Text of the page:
In the past I have recommended to my readers the writings of Andrew C. McCarthy on "National Review Online". He writes about the law and the War on Terror.
Mr. McCarthy is, according to Wikipedia, "a former Assistant United States Attorney for the Southern District of New York, appointed by President Bill Clinton in 1993. He was most notable for leading the 1995 terrorism prosecution against Sheik Omar Abdel Rahman and eleven others. The defendants were convicted of the 1993 World Trade Center bombing and planning a series of attacks against New York City landmarks. He also contributed to the prosecutions of terrorists who bombed US embassies in Kenya and Tanzania, resigning from the Justice Department in 2003."
Here is a link to an essay entitled "Suspend the Writ" that appeared on National Review Online today. In it, Mr. McCarthy demonstrates the dangers inherent in the recent Supreme Court decision Boumediene v. Bush in which Justice Anthony Kennedy sided with the Court's four liberals to grant habeas corpus rights to detained enemy combatants. I couldn't possibly do a better job than Mr. McCarthy in explaining the pitfalls of this horrific decision that was wrongly decided for so many reasons. It also goes a long way to explaining why Justice Kennedy is perhaps the most dangerous justice this country has ever seen.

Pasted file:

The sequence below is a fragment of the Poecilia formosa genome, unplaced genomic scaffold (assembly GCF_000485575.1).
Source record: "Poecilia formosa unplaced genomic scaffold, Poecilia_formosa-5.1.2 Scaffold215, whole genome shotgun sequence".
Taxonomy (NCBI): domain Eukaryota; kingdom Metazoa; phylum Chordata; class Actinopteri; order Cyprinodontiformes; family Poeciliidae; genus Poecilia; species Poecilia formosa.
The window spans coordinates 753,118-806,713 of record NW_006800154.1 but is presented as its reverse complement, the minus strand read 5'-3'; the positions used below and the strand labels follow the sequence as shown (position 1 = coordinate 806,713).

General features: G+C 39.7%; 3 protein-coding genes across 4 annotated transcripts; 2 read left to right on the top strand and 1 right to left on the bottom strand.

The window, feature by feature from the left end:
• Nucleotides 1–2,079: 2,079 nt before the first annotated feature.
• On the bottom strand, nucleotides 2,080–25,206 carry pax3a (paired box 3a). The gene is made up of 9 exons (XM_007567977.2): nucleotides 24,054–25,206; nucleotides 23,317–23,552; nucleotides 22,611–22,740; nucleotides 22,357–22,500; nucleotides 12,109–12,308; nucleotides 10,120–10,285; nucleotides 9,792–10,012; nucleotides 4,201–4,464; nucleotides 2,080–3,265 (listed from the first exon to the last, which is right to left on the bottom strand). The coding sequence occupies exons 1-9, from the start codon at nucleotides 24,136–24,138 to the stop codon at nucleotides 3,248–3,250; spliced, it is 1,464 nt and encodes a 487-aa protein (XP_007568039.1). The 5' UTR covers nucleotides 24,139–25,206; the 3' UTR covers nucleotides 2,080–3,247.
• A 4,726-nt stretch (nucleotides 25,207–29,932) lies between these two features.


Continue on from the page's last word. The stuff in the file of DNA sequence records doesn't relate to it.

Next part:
I highly recommed this essay to all.